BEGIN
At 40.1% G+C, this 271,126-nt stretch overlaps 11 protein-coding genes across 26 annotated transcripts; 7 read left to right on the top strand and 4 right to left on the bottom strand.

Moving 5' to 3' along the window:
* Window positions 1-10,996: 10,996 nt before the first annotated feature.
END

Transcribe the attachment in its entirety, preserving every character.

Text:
At 40.1% G+C, this 271,126-nt stretch overlaps 11 protein-coding genes across 26 annotated transcripts; 7 read left to right on the top strand and 4 right to left on the bottom strand.

Moving 5' to 3' along the window:
* Window positions 1-10,996: 10,996 nt before the first annotated feature.